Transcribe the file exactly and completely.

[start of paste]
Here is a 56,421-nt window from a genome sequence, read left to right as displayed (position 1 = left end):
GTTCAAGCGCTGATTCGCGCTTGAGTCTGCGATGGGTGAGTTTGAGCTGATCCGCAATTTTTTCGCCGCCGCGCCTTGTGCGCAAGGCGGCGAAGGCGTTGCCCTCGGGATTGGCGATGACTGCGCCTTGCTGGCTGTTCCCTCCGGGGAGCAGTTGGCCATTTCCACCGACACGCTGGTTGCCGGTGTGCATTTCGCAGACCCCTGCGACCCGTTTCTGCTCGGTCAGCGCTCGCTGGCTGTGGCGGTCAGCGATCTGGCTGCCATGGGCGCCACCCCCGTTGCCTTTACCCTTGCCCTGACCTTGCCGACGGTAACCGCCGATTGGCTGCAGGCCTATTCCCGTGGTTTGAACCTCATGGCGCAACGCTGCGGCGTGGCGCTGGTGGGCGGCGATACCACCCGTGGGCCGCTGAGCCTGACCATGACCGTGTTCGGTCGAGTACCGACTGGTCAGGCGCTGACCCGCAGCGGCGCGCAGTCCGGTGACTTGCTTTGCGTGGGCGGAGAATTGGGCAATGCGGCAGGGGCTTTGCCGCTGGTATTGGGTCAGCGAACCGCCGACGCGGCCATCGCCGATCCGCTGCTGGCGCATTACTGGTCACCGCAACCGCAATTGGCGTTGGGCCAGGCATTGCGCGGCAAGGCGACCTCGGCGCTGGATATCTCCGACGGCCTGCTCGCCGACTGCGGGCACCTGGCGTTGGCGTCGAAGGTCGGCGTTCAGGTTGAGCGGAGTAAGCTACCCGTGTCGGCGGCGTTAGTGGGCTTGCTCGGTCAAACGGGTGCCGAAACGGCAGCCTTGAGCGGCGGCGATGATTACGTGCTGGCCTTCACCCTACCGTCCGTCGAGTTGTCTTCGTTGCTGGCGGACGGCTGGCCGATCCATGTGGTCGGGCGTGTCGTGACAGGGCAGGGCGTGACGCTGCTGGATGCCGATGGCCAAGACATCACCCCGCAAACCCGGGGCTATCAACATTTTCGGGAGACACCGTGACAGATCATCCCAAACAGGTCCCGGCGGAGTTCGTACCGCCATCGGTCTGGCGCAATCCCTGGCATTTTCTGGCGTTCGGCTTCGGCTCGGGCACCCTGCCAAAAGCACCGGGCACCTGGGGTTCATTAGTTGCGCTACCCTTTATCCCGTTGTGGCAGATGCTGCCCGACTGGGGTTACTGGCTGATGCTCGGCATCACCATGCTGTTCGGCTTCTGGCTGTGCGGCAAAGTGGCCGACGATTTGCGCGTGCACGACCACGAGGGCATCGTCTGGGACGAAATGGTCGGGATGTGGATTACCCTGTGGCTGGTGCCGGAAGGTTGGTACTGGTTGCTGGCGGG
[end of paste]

Here is a 56,421-nt window from a genome sequence, read left to right as displayed (position 1 = left end):
GTTCAAGCGCTGATTCGCGCTTGAGTCTGCGATGGGTGAGTTTGAGCTGATCCGCAATTTTTTCGCCGCCGCGCCTTGTGCGCAAGGCGGCGAAGGCGTTGCCCTCGGGATTGGCGATGACTGCGCCTTGCTGGCTGTTCCCTCCGGGGAGCAGTTGGCCATTTCCACCGACACGCTGGTTGCCGGTGTGCATTTCGCAGACCCCTGCGACCCGTTTCTGCTCGGTCAGCGCTCGCTGGCTGTGGCGGTCAGCGATCTGGCTGCCATGGGCGCCACCCCCGTTGCCTTTACCCTTGCCCTGACCTTGCCGACGGTAACCGCCGATTGGCTGCAGGCCTATTCCCGTGGTTTGAACCTCATGGCGCAACGCTGCGGCGTGGCGCTGGTGGGCGGCGATACCACCCGTGGGCCGCTGAGCCTGACCATGACCGTGTTCGGTCGAGTACCGACTGGTCAGGCGCTGACCCGCAGCGGCGCGCAGTCCGGTGACTTGCTTTGCGTGGGCGGAGAATTGGGCAATGCGGCAGGGGCTTTGCCGCTGGTATTGGGTCAGCGAACCGCCGACGCGGCCATCGCCGATCCGCTGCTGGCGCATTACTGGTCACCGCAACCGCAATTGGCGTTGGGCCAGGCATTGCGCGGCAAGGCGACCTCGGCGCTGGATATCTCCGACGGCCTGCTCGCCGACTGCGGGCACCTGGCGTTGGCGTCGAAGGTCGGCGTTCAGGTTGAGCGGAGTAAGCTACCCGTGTCGGCGGCGTTAGTGGGCTTGCTCGGTCAAACGGGTGCCGAAACGGCAGCCTTGAGCGGCGGCGATGATTACGTGCTGGCCTTCACCCTACCGTCCGTCGAGTTGTCTTCGTTGCTGGCGGACGGCTGGCCGATCCATGTGGTCGGGCGTGTCGTGACAGGGCAGGGCGTGACGCTGCTGGATGCCGATGGCCAAGACATCACCCCGCAAACCCGGGGCTATCAACATTTTCGGGAGACACCGTGACAGATCATCCCAAACAGGTCCCGGCGGAGTTCGTACCGCCATCGGTCTGGCGCAATCCCTGGCATTTTCTGGCGTTCGGCTTCGGCTCGGGCACCCTGCCAAAAGCACCGGGCACCTGGGGTTCATTAGTTGCGCTACCCTTTATCCCGTTGTGGCAGATGCTGCCCGACTGGGGTTACTGGCTGATGCTCGGCATCACCATGCTGTTCGGCTTCTGGCTGTGCGGCAAAGTGGCCGACGATTTGCGCGTGCACGACCACGAGGGCATCGTCTGGGACGAAATGGTCGGGATGTGGATTACCCTGTGGCTGGTGCCGGAAGGTTGGTACTGGTTGCTGGCGGG